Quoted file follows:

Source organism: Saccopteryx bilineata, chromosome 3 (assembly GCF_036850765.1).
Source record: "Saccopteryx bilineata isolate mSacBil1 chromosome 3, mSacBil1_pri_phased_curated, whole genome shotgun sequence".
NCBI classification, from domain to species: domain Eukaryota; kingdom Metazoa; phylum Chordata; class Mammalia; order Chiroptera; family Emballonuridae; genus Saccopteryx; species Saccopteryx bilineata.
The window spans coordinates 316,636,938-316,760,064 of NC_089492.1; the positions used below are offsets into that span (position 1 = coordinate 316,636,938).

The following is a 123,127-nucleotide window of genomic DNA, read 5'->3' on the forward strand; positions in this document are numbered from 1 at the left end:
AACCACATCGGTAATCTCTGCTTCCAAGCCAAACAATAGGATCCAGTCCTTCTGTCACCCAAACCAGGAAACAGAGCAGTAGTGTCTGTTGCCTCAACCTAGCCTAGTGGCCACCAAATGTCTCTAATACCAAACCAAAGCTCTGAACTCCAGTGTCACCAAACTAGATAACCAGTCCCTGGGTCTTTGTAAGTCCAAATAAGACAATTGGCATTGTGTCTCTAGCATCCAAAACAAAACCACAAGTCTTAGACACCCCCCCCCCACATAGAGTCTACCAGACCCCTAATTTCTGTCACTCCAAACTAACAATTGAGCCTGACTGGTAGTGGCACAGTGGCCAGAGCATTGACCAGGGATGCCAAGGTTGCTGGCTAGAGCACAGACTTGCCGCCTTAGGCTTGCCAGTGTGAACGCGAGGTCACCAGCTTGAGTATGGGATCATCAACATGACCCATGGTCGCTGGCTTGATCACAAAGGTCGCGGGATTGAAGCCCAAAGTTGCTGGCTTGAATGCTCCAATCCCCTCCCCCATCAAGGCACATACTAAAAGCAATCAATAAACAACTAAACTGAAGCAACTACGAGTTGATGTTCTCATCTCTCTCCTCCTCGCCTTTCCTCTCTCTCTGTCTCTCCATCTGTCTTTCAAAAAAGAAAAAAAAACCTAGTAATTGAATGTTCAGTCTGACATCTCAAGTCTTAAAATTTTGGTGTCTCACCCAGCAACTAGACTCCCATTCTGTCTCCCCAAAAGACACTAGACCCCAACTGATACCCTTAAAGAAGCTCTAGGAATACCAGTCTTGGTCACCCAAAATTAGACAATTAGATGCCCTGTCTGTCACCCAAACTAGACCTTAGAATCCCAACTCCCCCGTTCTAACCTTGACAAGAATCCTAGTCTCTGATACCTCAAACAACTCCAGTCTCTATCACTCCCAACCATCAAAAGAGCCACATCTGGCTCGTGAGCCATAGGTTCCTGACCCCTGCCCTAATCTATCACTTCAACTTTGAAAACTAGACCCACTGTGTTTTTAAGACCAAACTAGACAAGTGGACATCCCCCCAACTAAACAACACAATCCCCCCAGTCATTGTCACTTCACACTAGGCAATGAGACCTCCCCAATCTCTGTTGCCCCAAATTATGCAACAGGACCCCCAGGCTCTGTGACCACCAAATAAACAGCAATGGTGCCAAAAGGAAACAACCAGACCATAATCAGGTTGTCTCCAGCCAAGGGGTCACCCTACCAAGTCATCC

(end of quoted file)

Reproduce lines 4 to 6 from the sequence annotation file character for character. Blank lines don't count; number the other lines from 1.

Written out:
The window spans coordinates 316,636,938-316,760,064 of NC_089492.1; the positions used below are offsets into that span (position 1 = coordinate 316,636,938).

The following is a 123,127-nucleotide window of genomic DNA, read 5'->3' on the forward strand; positions in this document are numbered from 1 at the left end:
AACCACATCGGTAATCTCTGCTTCCAAGCCAAACAATAGGATCCAGTCCTTCTGTCACCCAAACCAGGAAACAGAGCAGTAGTGTCTGTTGCCTCAACCTAGCCTAGTGGCCACCAAATGTCTCTAATACCAAACCAAAGCTCTGAACTCCAGTGTCACCAAACTAGATAACCAGTCCCTGGGTCTTTGTAAGTCCAAATAAGACAATTGGCATTGTGTCTCTAGCATCCAAAACAAAACCACAAGTCTTAGACACCCCCCCCCCACATAGAGTCTACCAGACCCCTAATTTCTGTCACTCCAAACTAACAATTGAGCCTGACTGGTAGTGGCACAGTGGCCAGAGCATTGACCAGGGATGCCAAGGTTGCTGGCTAGAGCACAGACTTGCCGCCTTAGGCTTGCCAGTGTGAACGCGAGGTCACCAGCTTGAGTATGGGATCATCAACATGACCCATGGTCGCTGGCTTGATCACAAAGGTCGCGGGATTGAAGCCCAAAGTTGCTGGCTTGAATGCTCCAATCCCCTCCCCCATCAAGGCACATACTAAAAGCAATCAATAAACAACTAAACTGAAGCAACTACGAGTTGATGTTCTCATCTCTCTCCTCCTCGCCTTTCCTCTCTCTCTGTCTCTCCATCTGTCTTTCAAAAAAGAAAAAAAAACCTAGTAATTGAATGTTCAGTCTGACATCTCAAGTCTTAAAATTTTGGTGTCTCACCCAGCAACTAGACTCCCATTCTGTCTCCCCAAAAGACACTAGACCCCAACTGATACCCTTAAAGAAGCTCTAGGAATACCAGTCTTGGTCACCCAAAATTAGACAATTAGATGCCCTGTCTGTCACCCAAACTAGACCTTAGAATCCCAACTCCCCCGTTCTAACCTTGACAAGAATCCTAGTCTCTGATACCTCAAACAACTCCAGTCTCTATCACTCCCAACCATCAAAAGAGCCACATCTGGCTCGTGAGCCATAGGTTCCTGACCCCTGCCCTAATCTATCACTTCAACTTTGAAAACTAGACCCACTGTGTTTTTAAGACCAAACTAGACAAGTGGACATCCCCCCAACTAAACAACACAATCCCCCCAGTCATTGTCACTTCACACTAGGCAATGAGACCTCCCCAATCTCTGTTGCCCCAAATTATGCAACAGGACCCCCAGGCTCTGTGACCACCAAATAAACAGCAATGGTGCCAAAAGGAAACAACCAGACCATAATCAGGTTGTCTCCAGCCAAGGGGTCACCCTACCAAGTCATCC